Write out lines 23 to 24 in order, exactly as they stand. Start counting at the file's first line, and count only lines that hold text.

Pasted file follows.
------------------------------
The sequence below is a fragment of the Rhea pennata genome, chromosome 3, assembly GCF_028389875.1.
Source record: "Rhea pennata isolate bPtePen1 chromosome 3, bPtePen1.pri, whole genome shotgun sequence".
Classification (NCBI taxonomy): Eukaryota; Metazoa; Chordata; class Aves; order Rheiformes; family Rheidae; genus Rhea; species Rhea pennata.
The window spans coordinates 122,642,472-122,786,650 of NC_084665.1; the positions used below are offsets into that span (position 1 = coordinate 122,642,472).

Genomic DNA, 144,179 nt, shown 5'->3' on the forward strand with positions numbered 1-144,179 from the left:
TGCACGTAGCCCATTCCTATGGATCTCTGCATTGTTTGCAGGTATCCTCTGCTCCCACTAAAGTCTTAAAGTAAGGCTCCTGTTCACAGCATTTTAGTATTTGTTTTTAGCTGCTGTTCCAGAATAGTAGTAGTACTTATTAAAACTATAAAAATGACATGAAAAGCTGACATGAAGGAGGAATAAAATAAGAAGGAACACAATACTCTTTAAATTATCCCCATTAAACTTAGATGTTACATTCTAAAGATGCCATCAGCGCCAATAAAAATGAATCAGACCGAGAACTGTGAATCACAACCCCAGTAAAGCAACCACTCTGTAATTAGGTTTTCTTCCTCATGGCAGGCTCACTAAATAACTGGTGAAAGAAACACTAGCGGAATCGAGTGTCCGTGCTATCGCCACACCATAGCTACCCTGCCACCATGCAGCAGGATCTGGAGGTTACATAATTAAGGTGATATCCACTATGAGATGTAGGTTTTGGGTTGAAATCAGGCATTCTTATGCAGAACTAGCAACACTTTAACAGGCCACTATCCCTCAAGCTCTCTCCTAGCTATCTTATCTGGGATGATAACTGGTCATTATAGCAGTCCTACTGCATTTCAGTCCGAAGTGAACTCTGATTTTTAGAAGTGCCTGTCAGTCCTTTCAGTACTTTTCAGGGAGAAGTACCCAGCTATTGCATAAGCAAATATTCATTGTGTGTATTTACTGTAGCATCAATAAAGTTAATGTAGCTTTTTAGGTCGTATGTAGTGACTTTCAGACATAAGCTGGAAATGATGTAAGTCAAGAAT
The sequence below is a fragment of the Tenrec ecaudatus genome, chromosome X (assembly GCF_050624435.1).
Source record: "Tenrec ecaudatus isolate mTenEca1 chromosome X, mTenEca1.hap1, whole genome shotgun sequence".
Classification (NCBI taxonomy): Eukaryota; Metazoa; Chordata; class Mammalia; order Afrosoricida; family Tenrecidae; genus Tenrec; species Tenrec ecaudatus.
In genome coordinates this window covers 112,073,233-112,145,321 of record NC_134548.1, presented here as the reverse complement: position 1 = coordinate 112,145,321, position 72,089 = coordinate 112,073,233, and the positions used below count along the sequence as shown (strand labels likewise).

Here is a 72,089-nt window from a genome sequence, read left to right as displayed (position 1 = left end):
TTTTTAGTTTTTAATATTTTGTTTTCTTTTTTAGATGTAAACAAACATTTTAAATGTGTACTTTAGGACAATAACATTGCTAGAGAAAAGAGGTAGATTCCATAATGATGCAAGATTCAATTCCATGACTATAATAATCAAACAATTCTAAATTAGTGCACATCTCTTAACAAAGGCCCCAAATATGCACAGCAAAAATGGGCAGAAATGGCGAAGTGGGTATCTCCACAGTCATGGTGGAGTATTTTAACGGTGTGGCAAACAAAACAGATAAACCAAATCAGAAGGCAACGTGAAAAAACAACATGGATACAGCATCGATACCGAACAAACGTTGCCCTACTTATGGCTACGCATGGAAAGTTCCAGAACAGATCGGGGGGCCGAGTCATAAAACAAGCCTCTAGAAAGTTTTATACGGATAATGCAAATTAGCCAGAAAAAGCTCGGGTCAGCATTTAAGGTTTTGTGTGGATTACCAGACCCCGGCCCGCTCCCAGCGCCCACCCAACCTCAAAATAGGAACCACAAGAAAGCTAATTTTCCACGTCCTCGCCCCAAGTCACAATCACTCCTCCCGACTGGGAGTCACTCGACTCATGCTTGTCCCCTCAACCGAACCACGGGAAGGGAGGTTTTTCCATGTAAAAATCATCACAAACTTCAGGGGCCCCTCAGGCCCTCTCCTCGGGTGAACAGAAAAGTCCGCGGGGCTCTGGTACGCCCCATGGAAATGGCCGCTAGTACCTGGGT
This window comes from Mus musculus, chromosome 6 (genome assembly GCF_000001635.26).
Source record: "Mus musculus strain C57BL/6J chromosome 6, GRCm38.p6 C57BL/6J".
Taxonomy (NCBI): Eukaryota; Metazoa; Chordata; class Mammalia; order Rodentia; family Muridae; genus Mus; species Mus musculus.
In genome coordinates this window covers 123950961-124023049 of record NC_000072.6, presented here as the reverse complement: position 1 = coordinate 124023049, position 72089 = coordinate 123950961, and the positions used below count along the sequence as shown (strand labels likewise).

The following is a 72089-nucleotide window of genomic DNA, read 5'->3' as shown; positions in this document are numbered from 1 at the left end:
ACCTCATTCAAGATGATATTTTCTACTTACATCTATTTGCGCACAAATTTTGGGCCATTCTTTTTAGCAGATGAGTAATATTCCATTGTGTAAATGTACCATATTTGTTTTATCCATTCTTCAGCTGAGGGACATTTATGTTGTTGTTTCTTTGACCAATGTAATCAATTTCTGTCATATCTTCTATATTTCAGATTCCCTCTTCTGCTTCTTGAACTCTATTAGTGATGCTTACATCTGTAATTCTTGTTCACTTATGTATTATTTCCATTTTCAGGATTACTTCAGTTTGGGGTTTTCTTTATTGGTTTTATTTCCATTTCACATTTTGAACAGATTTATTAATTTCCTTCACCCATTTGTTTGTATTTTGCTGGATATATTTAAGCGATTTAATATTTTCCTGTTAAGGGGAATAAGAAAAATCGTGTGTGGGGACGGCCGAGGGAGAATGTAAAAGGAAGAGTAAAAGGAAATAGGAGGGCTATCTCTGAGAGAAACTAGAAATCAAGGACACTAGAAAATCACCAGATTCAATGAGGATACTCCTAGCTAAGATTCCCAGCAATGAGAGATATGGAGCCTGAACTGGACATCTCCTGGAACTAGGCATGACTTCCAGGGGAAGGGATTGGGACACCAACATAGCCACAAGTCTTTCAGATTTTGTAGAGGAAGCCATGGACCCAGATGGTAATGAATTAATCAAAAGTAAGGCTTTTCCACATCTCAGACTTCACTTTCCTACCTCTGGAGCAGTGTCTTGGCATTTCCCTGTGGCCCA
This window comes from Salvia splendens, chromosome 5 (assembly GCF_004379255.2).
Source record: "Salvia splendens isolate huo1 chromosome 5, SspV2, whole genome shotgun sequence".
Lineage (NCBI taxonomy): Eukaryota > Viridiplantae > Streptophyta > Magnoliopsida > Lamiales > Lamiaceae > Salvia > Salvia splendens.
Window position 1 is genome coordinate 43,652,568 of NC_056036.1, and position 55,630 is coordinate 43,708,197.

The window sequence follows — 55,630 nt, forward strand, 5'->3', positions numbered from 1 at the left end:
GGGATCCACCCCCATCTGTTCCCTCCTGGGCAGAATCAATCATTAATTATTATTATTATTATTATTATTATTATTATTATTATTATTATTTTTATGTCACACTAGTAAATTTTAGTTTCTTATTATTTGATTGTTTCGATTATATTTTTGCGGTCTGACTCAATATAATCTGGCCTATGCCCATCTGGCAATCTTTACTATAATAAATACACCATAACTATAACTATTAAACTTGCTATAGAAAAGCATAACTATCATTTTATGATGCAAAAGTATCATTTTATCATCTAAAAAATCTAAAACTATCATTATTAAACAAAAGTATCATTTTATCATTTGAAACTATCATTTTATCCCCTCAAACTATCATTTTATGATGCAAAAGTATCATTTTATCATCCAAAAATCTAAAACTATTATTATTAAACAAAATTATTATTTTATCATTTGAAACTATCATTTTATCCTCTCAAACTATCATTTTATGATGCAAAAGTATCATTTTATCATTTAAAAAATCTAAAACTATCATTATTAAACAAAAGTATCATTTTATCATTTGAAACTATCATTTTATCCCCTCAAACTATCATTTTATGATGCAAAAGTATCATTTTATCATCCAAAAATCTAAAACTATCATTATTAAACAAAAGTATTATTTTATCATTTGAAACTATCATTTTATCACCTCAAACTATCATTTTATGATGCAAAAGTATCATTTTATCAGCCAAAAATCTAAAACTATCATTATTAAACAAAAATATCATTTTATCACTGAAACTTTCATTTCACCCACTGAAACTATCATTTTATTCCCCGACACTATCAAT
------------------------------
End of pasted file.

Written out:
The window sequence follows — 55,630 nt, forward strand, 5'->3', positions numbered from 1 at the left end:
GGGATCCACCCCCATCTGTTCCCTCCTGGGCAGAATCAATCATTAATTATTATTATTATTATTATTATTATTATTATTATTATTATTATTTTTATGTCACACTAGTAAATTTTAGTTTCTTATTATTTGATTGTTTCGATTATATTTTTGCGGTCTGACTCAATATAATCTGGCCTATGCCCATCTGGCAATCTTTACTATAATAAATACACCATAACTATAACTATTAAACTTGCTATAGAAAAGCATAACTATCATTTTATGATGCAAAAGTATCATTTTATCATCTAAAAAATCTAAAACTATCATTATTAAACAAAAGTATCATTTTATCATTTGAAACTATCATTTTATCCCCTCAAACTATCATTTTATGATGCAAAAGTATCATTTTATCATCCAAAAATCTAAAACTATTATTATTAAACAAAATTATTATTTTATCATTTGAAACTATCATTTTATCCTCTCAAACTATCATTTTATGATGCAAAAGTATCATTTTATCATTTAAAAAATCTAAAACTATCATTATTAAACAAAAGTATCATTTTATCATTTGAAACTATCATTTTATCCCCTCAAACTATCATTTTATGATGCAAAAGTATCATTTTATCATCCAAAAATCTAAAACTATCATTATTAAACAAAAGTATTATTTTATCATTTGAAACTATCATTTTATCACCTCAAACTATCATTTTATGATGCAAAAGTATCATTTTATCAGCCAAAAATCTAAAACTATCATTATTAAACAAAAATATCATTTTATCACTGAAACTTTCATTTCACCCACTGAAACTATCATTTTATTCCCCGACACTATCAAT